Clinical laboratories typically focus on apolipoprotein (apo)E typing of polymorphisms (E2, E3, E4) and less on apoE concentrations, because increased apoE is found in hypertriglyceridemia but correlates less with coronary heart disease. The role of apoE and the importance of splenic macrophages in lipoprotein metabolism are highlighted by this case.
Type III hyperlipoproteinemia (HLP) is inherited either in a recessive or dominant mode. Recessively inherited type III HLP requires homozygosity of apoE2, but E2/2 alleles alone are not enough for development of the lipid and clinical phenotype, because <10% of apoE2/2 homozygotes produce the phenotype. A “second hit” consisting of genetic, hormonal, and environmental factors including obesity, estrogen status, or diabetes are required to develop the phenotype. In contrast, apoE3Δ 149Leu is a rare dominantly inherited form of type III HLP that is attributable to a single defective apoE allele. This phenotype lacks the “classical” tuberous and palmar xanthoma seen in recessive type III HLP, and the lipid profile in apoE3Δ 149Leu depends more on an intact spleen than a second hit.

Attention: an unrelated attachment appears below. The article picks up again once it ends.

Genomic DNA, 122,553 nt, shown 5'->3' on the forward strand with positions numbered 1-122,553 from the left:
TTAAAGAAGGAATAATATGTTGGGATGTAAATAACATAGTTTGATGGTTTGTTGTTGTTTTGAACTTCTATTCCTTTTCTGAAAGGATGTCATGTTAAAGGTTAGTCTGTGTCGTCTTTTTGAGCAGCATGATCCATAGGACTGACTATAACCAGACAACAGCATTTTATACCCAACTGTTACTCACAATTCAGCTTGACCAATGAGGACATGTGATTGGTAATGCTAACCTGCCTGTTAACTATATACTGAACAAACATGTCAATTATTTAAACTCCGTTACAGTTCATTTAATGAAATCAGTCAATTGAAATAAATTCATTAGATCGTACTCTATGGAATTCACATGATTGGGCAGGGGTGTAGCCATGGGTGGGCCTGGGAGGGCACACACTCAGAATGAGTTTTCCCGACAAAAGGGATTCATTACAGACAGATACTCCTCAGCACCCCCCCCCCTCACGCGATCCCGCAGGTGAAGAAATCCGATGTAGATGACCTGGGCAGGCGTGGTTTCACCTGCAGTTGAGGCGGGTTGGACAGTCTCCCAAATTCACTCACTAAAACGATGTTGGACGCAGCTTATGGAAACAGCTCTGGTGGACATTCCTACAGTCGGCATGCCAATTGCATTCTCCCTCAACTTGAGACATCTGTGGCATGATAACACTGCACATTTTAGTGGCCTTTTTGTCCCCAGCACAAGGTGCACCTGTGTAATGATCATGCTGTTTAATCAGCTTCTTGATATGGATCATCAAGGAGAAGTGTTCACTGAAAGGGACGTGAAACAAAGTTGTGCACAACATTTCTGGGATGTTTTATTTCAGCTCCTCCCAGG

The spleen plays an important and protective role in clearing the plasma of triglyceride-remnant lipoproteins. Development of hepatosteatosis and splenomegaly appears to occur as a result of hypercatabolism of mutant apoE-containing triglyceride-remnant lipoproteins by splenic macrophages. Enhanced macrophage uptake contributes to the relatively normal plasma lipid concentrations with an intact spleen.
Splenectomy unmasks the remnant lipoprotein defect and leads to the development of hypertriglyceridemia. Then, diet and secondary factors modulate the overproduction of lipoproteins (β-VLDL) concomitantly with the defective removal.
The spleen plays an important role in the abnormal clearance that occurs in other lipid disorders such as Tangier disease. The clinical picture can worsen after splenectomy. Atherosclerosis is accelerated after splenectomy owing to the decreased clearance of remnant lipoproteins, but may take 5–10 years to be clinically apparent. Splenic macrophages may be protective against the development of coronary heart disease.
Grant/funding Support: None declared.
Financial Disclosures: None declared.
- © 2008 The American Association for Clinical Chemistry